EU Commission Adopts Data Privacy Shield
The European Commission has adopted an “adequacy decision” which enacts the final version of a planned EU-US “Data Privacy Shield.” The new accord aims to help govern data transfers between the two sides following the invalidation last year of the “Safe Harbour Framework.”
The decision announced on Tuesday brings to a close long-running negotiations to update the previous system, a set of principles known as the “Safe Harbour Framework” which took effect in 2000. The pressure to conclude a new system had rapidly escalated after the European Court of Justice ruled in October that the European Commission decision adopting the earlier framework was invalid.
The October ruling had created significant legal uncertainty for thousands of technology companies that had signed onto the original Safe Harbour Framework, given that they relied on the original Safe Harbour Framework in establishing their terms of service and operating policies. (See Bridges Weekly, 8 October 2015)
Officials on Tuesday said that the new Data Privacy Shield will now provide that legal certainty, along with addressing issues raised in the October ruling.
“The EU-US Privacy Shield is a robust new system to protect the personal data of Europeans and ensure legal certainty for businesses,” said Věra Jourová, the EU Commissioner for Justice, Consumers, and Gender Equality.
The EU official also pledged that the accord “will restore the trust of consumers when their data is transferred across the Atlantic,” a sentiment that was echoed by US Secretary of Commerce Penny Pritzker, who was also present for the announcement in Brussels.
“The approval of the Privacy Shield is a milestone for privacy at a time when the sharing of data is driving growth in every sector, from advanced manufacturing to advertising,” Pritzker told reporters.
EU member states had already signed off on the deal last week, setting the stage for the Commission’s announcement on Tuesday. The accord is now active, with US companies able to sign onto it from the beginning of August.
Features of the deal
Under the new framework, US officials have signed onto a series of new requirements aimed at ensuring that companies are both complying with its rules, along with pledging that national security and law enforcement officials will face both restrictions and oversight systems should they seek to access EU data.
Among the Data Privacy Shield’s provisions is the inclusion of various options for individuals should they have concerns over how their data is being used. For example, those individuals can take these concerns either to the company itself, or through so-called “Alternative Dispute Resolution” which the company must provide free of charge.
Other options include raising concerns with their country’s authorities in this area, and even binding arbitration.
As announced in February, the US is also set to create the post of Ombudsperson, a role which would be independent from the country’s national security offices and would instead be housed within the Department of State. This person would be tasked with addressing questions from EU citizens relating to whether data accessed under national security grounds has been done lawfully.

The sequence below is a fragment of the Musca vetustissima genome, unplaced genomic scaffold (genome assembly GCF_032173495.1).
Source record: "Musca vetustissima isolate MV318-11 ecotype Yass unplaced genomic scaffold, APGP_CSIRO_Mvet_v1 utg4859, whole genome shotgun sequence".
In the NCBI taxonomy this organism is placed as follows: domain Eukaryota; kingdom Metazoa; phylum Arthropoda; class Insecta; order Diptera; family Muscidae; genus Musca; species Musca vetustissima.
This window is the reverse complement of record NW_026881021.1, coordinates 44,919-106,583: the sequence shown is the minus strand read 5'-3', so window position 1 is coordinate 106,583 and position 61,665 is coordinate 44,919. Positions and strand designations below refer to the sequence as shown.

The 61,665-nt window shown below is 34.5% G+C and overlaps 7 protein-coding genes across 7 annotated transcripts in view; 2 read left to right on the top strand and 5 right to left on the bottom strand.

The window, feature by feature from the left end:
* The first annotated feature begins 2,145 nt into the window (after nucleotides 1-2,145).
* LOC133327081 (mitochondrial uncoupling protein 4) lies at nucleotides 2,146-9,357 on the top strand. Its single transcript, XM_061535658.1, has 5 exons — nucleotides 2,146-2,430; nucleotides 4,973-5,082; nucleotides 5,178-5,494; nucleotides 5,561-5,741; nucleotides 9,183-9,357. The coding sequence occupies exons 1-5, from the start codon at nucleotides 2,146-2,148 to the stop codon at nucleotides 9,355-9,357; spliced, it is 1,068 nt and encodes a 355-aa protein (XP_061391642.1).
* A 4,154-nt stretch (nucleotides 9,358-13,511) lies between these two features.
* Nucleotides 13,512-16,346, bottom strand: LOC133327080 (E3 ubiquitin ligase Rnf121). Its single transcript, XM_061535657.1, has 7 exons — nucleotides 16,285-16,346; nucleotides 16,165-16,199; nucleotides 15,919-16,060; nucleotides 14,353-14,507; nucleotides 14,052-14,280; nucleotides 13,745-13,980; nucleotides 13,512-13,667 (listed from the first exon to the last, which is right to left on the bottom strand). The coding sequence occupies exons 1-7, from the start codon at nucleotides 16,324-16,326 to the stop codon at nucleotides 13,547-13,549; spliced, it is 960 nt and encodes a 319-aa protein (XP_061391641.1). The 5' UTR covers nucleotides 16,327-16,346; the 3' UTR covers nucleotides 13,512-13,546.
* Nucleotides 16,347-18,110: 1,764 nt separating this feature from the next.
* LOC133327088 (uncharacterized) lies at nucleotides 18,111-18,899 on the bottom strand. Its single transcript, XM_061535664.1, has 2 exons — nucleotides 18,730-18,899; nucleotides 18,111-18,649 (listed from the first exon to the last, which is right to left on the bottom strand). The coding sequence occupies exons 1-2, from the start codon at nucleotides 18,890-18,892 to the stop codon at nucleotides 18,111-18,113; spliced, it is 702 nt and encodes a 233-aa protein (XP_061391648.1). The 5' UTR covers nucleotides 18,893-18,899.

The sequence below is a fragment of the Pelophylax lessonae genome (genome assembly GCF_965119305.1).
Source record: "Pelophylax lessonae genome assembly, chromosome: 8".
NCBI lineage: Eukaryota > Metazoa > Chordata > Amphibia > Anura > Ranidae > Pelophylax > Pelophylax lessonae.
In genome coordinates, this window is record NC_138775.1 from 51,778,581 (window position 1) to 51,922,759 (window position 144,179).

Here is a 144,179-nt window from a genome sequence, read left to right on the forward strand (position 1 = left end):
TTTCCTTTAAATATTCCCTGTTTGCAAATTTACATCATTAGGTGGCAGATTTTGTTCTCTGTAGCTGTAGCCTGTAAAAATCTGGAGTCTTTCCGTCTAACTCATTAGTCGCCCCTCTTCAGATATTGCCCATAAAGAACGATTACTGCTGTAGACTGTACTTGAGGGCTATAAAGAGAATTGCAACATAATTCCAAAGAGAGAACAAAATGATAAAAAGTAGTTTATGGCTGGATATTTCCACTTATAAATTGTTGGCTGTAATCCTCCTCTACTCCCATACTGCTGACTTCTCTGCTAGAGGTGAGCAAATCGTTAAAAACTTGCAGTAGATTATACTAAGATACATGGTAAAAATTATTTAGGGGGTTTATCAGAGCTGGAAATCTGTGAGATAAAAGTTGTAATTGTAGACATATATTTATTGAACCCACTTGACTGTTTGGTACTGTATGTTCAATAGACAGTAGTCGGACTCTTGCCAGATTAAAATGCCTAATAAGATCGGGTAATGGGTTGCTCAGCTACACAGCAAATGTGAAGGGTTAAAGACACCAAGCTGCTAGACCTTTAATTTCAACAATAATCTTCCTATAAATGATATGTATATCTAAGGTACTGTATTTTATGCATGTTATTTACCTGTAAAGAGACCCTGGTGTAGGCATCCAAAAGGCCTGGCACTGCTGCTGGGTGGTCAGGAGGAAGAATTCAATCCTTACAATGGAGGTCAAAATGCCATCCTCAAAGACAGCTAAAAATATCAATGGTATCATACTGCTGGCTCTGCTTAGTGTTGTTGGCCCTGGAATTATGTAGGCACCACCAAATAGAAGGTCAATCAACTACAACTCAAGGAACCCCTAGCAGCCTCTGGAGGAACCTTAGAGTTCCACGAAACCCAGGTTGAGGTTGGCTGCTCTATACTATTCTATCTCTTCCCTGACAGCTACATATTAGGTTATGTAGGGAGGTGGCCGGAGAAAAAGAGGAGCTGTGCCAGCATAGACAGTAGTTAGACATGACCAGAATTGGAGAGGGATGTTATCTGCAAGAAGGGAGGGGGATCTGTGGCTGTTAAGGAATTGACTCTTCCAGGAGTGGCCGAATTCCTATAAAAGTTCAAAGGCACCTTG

Furthermore, the Data Privacy Shield requires the US and EU to hold annual reviews on how well the system is working, including on “the operation of the national security and law enforcement exceptions to the Principles.” Such “principles” are the terms that US companies must agree to in joining the framework.
The deal foresees the possibility of suspending the Privacy Shield, should the EU find that this new framework is no longer providing an “adequate level of protection” or that actions by US public officials in the areas of national security or law enforcement “do not ensure the required level of protection.”
This would not be immediate, however. Rather, the European Commission would first need to give the US Department of Commerce time to potentially address such issues; should these efforts fail, the EU can then move ahead with suspending or repealing the Data Privacy Shield.
The past several months have seen negotiators race to ink a final deal that can provide legal certainty to both smaller enterprises and big tech giants that engage heavily in digital trade. A political accord between Brussels and Washington was struck in early February, with a draft version of the Data Privacy Shield released shortly thereafter. (See Bridges Weekly, 4 February 2016)
In the months since, the two sides have been revising certain aspects of the deal, incorporating feedback from the so-called Article 29 Working Party, as well as attempting to address issues raised by EU lawmakers over whether the new accord would both be able to withstand legal scrutiny while ensuring that European data is indeed safe from indiscriminate mass surveillance and privacy risks when crossing over to the US.
The Article 29 Working Party is a group including representatives from the EU’s national data protection authorities, as well as the European Commission and the European Protection Supervisor. The group’s focus is on data protection and privacy issues.
Back in April, the working party highlighted a series of areas where the EU executive arm should clarify the terms of the Data Privacy Shield before moving forward.
“These concern elements such as safeguards regarding automated processing, further restrictions on access by public authorities, and effective independent redress,” the group explained.
The working party has withheld its assessment of the final accord, while noting that it intends to review whether the concerns it raised in April have indeed been addressed.
“Once the Commission has adopted the adequacy decision, the Working Party will be in a position to conduct a coordinated analysis of the documents and publish a statement as soon as possible,” said the group earlier this month.